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This is because the crypto mines of Bitcoin require a huge amount of computer power since the miners have to complete complex puzzles to ensure transactions and create new coins. This process is called "proof of work."

This Monday, major groups of climate activists announced they were trying to remove Bitcoin from the mining process, saying Bitcoin could be 99% green if it switched to a different model, such as "proof of," rather than power. - a deep "proof of work".

Greenpeace USA, the Environmental Working Group and other meteorological organizations launched the campaign on Monday, with plans to run ads in The New York Times, Politico, and elsewhere, as reported for the first time by the Wall Street Journal. Chris Larsen, founder of Ripple, a fintech company behind the rival cryptocurrency and a long-time critic of Bitcoin work evidence, has reportedly donated $ 5 million to the campaign.

The Bitcoin community says this campaign is not the only one - it is impossible. Not only is the campaign unlikely to be successful for a number of reasons, they say, but the evidence-based work model is a big part of why they are so committed to Bitcoin.

Deviation from proof of employment is ‘not real’

Larsen told Bloomberg that his part in the campaign was not "to reduce rivalry," but because of his interest in protecting the environment. He added that Ripple was not involved in the campaign.

While Larsen did not say how he would like Bitcoin to take on proof of performance, he referred to Ethereum's plan to switch to proof of his participation in Twitter during the campaign week, which appears to support that change.

Under stack proof, users verify transactions depending on how many coins they donate, or stakes. This machine uses very little energy, as it makes the mines less efficient.

The only thing this campaign doesn't get, Bitcoiners say, is proof of performance is an important part of the Bitcoin value proposition. They see proof of performance important in blockchain security and international distribution and strongly protect the machine. Most of them do not want any adjustments made.

"The chances that Bitcoin will pass the proof of risk soon are very slim," John Wu, president of Ava Labs, a team supporting the development of the Avalanche blockchain, told Fortune. "Proof of work, while powerful, has been crucial to the philosophy and success of Bitcoin from the beginning."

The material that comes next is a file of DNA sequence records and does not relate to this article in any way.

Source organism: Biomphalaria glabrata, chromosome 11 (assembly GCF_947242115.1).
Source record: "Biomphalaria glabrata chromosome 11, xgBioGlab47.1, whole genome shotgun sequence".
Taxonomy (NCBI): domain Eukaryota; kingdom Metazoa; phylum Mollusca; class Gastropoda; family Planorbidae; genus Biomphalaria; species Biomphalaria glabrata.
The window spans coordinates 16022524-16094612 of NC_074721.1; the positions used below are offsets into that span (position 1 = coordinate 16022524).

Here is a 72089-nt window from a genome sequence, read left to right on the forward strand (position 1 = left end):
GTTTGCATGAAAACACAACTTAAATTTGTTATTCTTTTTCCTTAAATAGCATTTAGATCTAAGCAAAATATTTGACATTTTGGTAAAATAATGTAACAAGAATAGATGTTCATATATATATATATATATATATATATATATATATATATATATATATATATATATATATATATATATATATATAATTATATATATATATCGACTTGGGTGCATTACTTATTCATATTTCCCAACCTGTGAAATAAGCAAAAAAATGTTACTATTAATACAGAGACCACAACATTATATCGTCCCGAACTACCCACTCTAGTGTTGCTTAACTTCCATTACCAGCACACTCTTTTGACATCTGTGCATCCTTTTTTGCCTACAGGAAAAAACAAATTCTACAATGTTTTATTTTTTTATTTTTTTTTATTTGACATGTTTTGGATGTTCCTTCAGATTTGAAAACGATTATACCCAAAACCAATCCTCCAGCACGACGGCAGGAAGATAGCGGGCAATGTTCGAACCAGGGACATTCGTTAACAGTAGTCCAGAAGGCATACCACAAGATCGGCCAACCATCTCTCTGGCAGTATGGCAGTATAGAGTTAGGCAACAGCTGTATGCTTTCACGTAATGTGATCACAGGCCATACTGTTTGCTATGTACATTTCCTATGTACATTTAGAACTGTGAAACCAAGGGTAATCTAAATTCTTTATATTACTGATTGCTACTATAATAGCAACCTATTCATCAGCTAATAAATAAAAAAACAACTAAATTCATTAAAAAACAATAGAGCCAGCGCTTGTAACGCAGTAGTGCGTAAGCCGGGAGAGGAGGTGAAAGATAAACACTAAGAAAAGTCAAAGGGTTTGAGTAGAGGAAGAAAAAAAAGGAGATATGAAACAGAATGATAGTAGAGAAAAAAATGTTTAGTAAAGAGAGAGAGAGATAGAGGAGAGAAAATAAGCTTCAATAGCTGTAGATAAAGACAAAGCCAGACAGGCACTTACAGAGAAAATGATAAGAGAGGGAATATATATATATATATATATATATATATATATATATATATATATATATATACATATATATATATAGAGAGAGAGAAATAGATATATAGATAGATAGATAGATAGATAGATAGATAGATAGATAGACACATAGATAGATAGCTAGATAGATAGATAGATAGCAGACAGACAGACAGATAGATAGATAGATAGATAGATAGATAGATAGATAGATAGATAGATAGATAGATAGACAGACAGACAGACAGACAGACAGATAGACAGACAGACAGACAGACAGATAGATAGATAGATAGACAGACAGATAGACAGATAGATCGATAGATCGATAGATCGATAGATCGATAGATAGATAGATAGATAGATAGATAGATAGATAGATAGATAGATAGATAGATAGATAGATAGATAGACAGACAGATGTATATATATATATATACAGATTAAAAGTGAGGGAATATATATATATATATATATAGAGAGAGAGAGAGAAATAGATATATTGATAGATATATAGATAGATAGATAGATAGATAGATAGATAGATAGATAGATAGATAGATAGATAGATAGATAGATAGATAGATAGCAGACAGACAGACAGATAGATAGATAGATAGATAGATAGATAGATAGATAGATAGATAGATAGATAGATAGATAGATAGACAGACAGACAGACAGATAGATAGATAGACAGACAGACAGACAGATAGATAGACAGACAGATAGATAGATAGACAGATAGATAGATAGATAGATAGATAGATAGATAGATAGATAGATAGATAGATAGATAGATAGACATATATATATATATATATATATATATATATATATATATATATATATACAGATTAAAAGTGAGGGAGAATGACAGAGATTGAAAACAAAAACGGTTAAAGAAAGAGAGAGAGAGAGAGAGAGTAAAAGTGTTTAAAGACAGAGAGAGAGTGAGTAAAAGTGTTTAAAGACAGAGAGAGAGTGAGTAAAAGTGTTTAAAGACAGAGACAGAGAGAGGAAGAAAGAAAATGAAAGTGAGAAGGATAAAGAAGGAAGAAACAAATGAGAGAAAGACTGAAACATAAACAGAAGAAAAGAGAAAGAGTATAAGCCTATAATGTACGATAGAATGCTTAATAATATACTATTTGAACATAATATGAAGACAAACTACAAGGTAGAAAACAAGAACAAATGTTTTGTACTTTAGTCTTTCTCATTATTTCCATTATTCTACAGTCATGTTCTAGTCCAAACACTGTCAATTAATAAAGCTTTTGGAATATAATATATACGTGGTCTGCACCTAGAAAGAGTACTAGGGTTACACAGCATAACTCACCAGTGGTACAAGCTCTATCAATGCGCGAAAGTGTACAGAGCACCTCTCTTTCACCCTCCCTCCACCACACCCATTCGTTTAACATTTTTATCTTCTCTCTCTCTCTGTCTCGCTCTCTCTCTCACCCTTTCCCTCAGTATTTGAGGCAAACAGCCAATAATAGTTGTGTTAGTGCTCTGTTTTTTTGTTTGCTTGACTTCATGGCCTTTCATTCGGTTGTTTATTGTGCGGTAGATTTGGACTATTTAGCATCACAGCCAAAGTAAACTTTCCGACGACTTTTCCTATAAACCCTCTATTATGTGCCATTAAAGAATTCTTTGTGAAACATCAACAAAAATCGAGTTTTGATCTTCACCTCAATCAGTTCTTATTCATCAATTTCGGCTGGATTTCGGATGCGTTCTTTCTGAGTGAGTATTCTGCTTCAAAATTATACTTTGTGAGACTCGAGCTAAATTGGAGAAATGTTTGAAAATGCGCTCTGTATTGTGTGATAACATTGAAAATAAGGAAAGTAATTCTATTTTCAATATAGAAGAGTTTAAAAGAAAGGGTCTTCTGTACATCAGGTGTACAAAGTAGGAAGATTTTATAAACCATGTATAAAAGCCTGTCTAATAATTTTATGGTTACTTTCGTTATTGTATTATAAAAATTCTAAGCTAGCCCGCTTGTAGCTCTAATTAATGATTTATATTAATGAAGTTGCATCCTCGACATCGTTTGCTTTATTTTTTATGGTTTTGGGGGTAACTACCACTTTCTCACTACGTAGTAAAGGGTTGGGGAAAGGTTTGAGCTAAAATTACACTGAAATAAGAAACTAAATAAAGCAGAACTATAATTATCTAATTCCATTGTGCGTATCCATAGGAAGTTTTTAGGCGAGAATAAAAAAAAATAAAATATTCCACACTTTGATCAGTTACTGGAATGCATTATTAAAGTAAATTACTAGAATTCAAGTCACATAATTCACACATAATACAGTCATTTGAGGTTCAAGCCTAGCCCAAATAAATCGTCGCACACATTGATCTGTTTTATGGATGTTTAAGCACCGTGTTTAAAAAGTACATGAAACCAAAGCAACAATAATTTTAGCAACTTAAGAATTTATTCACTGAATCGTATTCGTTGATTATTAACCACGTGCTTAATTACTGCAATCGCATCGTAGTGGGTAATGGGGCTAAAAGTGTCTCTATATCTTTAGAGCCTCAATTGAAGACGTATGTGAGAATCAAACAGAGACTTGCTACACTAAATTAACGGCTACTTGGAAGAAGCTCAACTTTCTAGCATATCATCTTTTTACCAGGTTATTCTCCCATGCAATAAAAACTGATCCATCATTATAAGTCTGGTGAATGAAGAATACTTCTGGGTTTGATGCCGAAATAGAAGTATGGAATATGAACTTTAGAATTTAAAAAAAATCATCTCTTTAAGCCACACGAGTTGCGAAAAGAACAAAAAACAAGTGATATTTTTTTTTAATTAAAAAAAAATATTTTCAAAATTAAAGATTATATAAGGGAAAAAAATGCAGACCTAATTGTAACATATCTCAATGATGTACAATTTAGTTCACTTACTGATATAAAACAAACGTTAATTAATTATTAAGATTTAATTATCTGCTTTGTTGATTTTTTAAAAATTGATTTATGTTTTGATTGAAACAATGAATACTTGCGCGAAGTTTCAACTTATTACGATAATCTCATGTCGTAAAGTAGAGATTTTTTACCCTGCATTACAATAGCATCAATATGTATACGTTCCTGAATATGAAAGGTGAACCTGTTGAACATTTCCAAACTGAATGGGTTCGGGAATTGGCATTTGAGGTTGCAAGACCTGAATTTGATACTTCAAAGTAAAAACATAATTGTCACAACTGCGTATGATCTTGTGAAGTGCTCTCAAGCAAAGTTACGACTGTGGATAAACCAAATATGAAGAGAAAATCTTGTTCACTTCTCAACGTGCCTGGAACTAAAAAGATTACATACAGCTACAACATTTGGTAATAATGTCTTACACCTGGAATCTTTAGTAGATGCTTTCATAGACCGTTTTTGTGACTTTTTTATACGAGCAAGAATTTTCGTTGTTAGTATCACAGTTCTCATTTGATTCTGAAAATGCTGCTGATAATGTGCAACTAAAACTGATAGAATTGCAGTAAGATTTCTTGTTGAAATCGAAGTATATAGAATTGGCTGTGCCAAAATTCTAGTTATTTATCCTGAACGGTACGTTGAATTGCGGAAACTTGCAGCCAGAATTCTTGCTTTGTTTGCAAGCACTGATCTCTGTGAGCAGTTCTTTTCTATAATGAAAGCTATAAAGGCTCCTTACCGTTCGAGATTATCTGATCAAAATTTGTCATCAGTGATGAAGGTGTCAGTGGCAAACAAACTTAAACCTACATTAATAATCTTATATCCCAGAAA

Wu notes that Satoshi Nakamoto, an anonymous developer of Bitcoin, talks about work evidence in his famous white paper Bitcoin at the beginning of the fourth sentence. "Any proposed change to this key element is very unlikely to pass."

In addition, the transition from working testimony to something like stack proof can ruin miners' income, as they too will expire.

"Miners make money through a high-value business where they invest a lot of money in the mining equipment they use," Jerry Brito, executive director of the DC-based crypto think tank Coin Center, told Fortune. The campaign actually “asks them to switch to a system where, once they upgrade to a new code, all their huge investment becomes in vain.”

Why the Bitcoin community thinks this campaign is 'untrue'

Otherwise, the campaign mistakenly assumes that it would be easy to make this change. Bloomberg reports that "The campaign believes that about 50 key miners, crypto exchanges and major developers have the potential to change the Bitcoin code." Brito says that is not true.

As a separate network, or not controlled by one party or organization, the Bitcoin Improvement Proposal (BIP) will need to be introduced to the Bitcoin community and voted for in order to be successful. It can take years for all miners, node operators and developers to agree on a BIP and reach an agreement to move forward.

"We've seen this in the past when people say, 'We can go to a few key miners or a few key exchanges, and if they support code conversion, it will happen.'

People like to hear a number so they can visualize what they actually see, but "no," he said. "There has to be a common ground between developers, miners and nodes," or those computer-based computers building the Bitcoin network.

Then there is the real catch: Even if a BIP was not agreed upon, the Bitcoin code would not change automatically. Miners and users of nodes will need to agree to upgrade their software in order to use the new code.

If some miners and nodes agree to use the new code, it could lead to a strong fork, or a situation in which Bitcoin will split into two blocks: The first proof of operation, and the youth following a different set of rules, perhaps proof-stakes. However, proof of blockchain activity will still be available and they will process the transaction.

"You may have a new coin, but you will still have Bitcoin in proof of work," Brito said. “This has happened before. There is a Bitcoin Money forged from Bitcoin. However, what often happens to these coins is that they are not important because there is no interest in them. Interest is in Bitcoin. "

Indeed, "The new rules have never been as successful as the first, and I think the idea of ​​changing Bitcoin today reminds us of the difficulties of this era," Wu said.

Clearly, the campaigners see the mines as bad, as they encourage the removal of evidence of work, which needs to be mined. But to make such a change in Bitcoin, miners will have to make sure they stop doing what they have dedicated their lives to.

source: yahoo

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